The variety of mediums used to create sculpture has expanded in the last century. Yet the traditional methods of reduction and addition still dominate the creative process. This includes carving, modeling, welding, casting and collage. Within the art community there is a new process confined to the manipulation of the surface of the medium of steel mesh. This modern medium is being used to capture the form and movement of subjects through the interpretation of its unique open surface and elastic properties.
Steel mesh is being bent, pressed, stretched and twisted into forms that ignore the typical mass found in most sculpture while still maintaining the visual sense of volume. Its open surface texture is filled with an air and softness creating a sense of weightlessness. While the interaction of the mesh with light develops depth, the resulting shadow creates a play between the two images that enhances the sculpture’s movement. The hard steel surface of the sculpture becomes pliable. The shadow becomes a sharp edged drawing reflecting the original form.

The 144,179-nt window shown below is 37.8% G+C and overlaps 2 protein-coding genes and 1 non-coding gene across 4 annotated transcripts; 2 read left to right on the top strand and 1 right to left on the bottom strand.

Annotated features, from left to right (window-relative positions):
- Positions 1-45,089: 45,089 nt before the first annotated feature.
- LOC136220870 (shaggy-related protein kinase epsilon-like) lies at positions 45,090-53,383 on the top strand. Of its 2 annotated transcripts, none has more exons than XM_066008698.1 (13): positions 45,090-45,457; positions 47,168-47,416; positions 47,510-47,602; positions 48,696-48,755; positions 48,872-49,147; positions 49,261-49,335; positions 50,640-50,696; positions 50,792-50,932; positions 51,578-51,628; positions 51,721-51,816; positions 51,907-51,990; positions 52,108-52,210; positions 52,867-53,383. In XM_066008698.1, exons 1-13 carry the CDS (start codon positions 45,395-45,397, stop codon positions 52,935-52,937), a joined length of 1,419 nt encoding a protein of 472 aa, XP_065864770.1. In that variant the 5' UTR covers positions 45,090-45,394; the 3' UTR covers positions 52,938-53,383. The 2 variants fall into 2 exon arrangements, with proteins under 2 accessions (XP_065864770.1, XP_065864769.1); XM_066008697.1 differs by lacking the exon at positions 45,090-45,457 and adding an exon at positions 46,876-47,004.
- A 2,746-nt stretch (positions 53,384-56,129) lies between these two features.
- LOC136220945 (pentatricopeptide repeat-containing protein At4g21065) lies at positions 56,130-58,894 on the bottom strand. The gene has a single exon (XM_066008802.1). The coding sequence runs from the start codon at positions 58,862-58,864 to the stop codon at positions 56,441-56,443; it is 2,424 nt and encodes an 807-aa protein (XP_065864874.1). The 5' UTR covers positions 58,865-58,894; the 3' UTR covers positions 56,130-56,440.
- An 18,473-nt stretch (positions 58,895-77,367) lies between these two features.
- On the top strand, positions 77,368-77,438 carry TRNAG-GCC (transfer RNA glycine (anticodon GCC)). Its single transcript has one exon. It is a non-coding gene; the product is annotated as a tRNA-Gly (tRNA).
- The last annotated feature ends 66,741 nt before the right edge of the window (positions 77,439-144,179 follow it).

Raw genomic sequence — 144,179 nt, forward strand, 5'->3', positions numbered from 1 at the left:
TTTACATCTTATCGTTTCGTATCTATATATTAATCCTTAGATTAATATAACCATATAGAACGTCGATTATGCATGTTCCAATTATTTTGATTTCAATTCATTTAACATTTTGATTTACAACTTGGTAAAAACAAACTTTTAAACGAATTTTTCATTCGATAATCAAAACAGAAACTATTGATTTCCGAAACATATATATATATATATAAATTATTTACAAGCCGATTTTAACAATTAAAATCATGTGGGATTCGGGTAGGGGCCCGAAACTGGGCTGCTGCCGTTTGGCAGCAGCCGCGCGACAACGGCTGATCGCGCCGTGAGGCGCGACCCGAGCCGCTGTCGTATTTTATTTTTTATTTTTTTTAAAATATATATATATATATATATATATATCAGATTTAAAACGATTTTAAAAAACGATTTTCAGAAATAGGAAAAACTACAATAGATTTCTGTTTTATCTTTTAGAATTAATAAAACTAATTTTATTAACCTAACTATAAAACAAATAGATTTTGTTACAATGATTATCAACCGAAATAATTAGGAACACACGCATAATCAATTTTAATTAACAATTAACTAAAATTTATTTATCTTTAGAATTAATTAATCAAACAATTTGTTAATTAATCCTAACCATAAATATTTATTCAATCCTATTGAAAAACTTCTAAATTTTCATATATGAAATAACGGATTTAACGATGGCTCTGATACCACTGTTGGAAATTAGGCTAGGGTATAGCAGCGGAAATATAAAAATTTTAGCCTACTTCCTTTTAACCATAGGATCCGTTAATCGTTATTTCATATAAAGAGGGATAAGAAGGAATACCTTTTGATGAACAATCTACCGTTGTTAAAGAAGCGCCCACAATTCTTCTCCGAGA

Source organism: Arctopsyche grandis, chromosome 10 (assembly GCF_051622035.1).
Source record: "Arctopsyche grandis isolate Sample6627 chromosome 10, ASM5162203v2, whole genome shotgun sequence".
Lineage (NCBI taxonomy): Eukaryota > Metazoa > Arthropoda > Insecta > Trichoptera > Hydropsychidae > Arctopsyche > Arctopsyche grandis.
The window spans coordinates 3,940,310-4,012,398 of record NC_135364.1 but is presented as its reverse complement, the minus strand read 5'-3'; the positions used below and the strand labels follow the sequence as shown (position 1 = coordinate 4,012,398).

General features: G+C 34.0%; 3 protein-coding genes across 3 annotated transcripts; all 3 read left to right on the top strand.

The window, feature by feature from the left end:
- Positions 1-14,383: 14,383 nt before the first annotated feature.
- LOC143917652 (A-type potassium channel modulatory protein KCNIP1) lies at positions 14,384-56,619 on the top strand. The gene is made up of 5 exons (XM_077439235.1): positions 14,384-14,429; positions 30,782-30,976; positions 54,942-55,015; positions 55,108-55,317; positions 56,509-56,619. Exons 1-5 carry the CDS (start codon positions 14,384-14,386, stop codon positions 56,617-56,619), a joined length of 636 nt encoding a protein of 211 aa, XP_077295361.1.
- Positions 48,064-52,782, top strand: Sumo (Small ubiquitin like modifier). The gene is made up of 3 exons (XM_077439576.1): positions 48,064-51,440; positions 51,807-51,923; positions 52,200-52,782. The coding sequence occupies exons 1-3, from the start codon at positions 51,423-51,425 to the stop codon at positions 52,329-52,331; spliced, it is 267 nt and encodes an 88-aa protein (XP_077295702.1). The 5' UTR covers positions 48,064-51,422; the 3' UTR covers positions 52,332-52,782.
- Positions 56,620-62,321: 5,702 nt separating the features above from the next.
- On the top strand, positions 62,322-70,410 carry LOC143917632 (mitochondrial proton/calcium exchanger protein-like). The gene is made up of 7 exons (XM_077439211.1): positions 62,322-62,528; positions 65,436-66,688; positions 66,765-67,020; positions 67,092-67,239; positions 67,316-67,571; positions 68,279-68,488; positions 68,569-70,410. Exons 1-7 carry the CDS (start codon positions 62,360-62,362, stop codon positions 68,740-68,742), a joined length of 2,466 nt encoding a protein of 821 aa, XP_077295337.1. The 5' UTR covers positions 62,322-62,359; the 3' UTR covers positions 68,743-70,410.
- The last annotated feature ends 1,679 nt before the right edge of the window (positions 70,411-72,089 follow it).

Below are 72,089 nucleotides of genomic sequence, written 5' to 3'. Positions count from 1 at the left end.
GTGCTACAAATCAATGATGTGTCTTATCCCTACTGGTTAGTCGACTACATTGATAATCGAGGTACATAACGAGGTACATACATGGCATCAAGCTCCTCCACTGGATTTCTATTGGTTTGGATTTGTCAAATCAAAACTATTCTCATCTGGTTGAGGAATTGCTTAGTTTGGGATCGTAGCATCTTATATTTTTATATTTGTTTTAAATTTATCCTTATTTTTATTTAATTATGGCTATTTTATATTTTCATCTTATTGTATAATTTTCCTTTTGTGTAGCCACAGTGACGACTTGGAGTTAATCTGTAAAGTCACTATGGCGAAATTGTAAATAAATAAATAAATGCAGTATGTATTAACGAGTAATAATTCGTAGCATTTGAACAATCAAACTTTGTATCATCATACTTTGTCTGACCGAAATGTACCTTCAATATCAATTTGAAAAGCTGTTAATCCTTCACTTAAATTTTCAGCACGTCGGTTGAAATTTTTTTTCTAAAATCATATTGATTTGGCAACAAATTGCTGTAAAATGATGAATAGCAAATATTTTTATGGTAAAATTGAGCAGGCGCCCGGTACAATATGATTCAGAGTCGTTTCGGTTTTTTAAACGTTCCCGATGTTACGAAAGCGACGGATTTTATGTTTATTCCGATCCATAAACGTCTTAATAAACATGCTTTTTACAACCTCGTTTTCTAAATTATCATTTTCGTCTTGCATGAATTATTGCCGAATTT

Many artists using this medium are continuing to work within the frame of traditional figurative art. They employ the use of a model and create gestural sculptures that define the form in new relationships to the space they occupy. Masses associated with the traditional proportions of the figure are exploited in ways that blend the sculpture into planes that enhance the anatomical structure.
Because of the open mesh they are able to explore the underlying tension of muscles and movement in relation to the implied mass of the figure. Shadows created by these sculptures appear three dimensional, complementing the original structure of the art. Viewed together they are a dance of form and movement that has not been seen in traditional carving or modeling.
Abstract forms created in steel mesh have opened visual planes typically lost in the observation of traditional sculpture. The inherent open nature of the material allows us to see the back and front of pieces from a single point of view. As we move around the sculpture we maintain an almost cubist perception of the spatial elements. Planes of form move from background to foreground and back again, creating a movement along the surface and through the mass of the sculpture.
Steel mesh allows the artist to play with the spatial elements in ways that move visual form from stationary to dynamic concepts. No longer tied to the bulk of the medium, concepts of light and shadow are integrated within surface properties in ways that provide the viewer a fresh and exciting exploration of this contemporary form of sculpture.
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Source by Donald Kolberg
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